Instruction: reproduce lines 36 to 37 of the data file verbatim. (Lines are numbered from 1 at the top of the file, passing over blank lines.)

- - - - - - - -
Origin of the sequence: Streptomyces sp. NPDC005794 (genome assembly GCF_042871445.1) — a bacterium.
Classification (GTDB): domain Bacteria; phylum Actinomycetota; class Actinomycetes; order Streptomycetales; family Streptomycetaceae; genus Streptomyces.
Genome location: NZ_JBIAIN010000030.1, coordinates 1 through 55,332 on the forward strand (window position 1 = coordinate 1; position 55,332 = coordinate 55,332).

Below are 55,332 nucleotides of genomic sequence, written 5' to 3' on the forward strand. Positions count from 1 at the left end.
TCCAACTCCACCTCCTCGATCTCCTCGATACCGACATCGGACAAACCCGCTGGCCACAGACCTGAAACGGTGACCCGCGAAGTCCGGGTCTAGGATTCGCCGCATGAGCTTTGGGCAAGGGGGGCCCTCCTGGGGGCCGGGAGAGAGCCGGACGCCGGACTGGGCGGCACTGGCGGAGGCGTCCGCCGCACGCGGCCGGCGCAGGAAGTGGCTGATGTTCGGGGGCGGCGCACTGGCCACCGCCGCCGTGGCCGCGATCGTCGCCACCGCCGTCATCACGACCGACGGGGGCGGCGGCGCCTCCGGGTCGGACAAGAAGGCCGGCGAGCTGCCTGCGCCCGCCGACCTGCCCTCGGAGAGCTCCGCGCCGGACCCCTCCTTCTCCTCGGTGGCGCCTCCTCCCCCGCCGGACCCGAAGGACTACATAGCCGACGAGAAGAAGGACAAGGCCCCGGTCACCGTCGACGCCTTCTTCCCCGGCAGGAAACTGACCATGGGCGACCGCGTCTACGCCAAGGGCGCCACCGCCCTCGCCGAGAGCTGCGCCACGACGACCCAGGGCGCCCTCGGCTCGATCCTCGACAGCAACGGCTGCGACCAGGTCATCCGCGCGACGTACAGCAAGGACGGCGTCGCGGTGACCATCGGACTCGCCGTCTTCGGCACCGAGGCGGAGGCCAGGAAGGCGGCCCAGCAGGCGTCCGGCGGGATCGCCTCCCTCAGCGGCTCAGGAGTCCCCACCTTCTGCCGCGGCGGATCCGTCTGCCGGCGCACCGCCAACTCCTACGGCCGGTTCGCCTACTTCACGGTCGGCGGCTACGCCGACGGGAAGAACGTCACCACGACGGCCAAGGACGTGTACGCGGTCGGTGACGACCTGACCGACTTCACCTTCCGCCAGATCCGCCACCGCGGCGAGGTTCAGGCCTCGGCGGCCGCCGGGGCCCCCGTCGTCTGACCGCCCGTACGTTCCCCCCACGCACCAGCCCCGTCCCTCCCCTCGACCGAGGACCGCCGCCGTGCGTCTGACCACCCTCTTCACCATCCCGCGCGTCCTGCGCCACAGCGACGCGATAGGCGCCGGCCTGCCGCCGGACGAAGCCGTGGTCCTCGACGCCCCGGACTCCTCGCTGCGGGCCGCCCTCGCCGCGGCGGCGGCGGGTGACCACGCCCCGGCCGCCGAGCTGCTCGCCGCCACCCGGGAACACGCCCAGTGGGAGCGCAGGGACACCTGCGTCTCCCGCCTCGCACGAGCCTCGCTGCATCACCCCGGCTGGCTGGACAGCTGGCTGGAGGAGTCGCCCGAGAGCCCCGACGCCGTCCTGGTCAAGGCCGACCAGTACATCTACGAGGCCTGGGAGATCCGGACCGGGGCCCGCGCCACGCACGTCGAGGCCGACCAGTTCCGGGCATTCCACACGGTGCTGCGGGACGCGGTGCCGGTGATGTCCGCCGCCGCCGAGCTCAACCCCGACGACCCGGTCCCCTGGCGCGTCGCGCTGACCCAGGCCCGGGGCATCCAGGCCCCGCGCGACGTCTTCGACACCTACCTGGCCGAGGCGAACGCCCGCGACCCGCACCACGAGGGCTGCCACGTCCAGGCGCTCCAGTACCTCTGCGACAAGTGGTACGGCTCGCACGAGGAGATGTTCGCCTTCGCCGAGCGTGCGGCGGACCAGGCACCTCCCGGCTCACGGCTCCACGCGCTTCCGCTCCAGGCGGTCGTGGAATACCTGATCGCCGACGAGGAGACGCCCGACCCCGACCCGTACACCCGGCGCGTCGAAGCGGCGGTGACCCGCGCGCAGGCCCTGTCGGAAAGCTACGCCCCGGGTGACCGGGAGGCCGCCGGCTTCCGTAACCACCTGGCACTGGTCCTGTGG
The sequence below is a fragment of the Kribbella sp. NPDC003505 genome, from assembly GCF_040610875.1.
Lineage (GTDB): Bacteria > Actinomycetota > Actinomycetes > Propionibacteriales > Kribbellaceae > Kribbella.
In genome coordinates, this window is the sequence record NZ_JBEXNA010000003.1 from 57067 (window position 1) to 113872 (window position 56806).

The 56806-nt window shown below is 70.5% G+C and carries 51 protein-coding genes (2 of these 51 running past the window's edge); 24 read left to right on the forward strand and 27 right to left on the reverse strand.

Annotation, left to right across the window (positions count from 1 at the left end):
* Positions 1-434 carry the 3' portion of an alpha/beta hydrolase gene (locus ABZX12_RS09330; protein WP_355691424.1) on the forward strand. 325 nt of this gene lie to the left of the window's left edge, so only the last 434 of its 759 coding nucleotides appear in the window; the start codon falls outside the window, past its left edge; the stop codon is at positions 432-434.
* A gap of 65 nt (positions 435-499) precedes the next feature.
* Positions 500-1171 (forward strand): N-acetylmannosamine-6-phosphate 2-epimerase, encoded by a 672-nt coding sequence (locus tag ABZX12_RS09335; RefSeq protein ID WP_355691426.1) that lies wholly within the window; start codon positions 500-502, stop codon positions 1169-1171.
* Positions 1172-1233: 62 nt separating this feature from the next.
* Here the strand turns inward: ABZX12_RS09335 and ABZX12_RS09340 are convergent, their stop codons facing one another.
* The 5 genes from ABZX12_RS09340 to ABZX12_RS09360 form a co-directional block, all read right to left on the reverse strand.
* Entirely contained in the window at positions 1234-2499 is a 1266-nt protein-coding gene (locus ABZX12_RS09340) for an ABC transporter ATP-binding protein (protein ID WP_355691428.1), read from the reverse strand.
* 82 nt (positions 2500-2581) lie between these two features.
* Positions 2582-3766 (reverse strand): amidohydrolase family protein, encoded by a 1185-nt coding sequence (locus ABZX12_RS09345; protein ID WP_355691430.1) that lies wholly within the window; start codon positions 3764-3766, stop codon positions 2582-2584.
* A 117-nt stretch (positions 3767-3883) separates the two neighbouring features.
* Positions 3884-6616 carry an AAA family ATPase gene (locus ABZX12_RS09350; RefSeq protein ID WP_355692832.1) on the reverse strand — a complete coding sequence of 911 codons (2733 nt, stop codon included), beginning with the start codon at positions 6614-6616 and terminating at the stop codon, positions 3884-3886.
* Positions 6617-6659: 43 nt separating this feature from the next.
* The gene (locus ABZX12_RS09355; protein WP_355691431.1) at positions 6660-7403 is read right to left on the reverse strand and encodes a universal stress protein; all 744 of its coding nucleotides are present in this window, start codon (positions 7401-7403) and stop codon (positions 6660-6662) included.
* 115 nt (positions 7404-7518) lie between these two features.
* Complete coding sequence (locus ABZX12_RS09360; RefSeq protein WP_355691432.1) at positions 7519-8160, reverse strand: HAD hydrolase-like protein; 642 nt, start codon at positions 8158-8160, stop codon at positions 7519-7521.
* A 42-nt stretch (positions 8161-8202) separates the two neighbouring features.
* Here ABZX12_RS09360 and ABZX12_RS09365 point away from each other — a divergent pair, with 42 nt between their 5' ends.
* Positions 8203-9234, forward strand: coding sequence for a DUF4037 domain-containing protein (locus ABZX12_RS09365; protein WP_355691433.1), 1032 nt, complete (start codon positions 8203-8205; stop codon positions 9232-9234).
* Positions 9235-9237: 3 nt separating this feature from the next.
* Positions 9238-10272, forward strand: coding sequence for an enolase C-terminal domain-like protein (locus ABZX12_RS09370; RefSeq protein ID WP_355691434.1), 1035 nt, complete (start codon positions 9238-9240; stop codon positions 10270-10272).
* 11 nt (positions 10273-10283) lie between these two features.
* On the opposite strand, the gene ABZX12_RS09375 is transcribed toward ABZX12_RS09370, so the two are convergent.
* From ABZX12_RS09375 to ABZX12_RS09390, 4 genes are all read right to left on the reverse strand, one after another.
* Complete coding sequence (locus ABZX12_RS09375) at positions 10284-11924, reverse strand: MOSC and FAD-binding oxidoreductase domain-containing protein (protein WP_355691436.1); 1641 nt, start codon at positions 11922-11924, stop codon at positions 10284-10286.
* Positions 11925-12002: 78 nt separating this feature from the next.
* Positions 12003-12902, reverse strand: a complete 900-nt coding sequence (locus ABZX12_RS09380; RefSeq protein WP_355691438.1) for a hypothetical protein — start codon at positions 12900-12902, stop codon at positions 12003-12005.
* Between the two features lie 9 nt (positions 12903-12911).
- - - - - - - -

* Positions 12003-12902, reverse strand: a complete 900-nt coding sequence (locus ABZX12_RS09380; RefSeq protein WP_355691438.1) for a hypothetical protein — start codon at positions 12900-12902, stop codon at positions 12003-12005.
* Between the two features lie 9 nt (positions 12903-12911).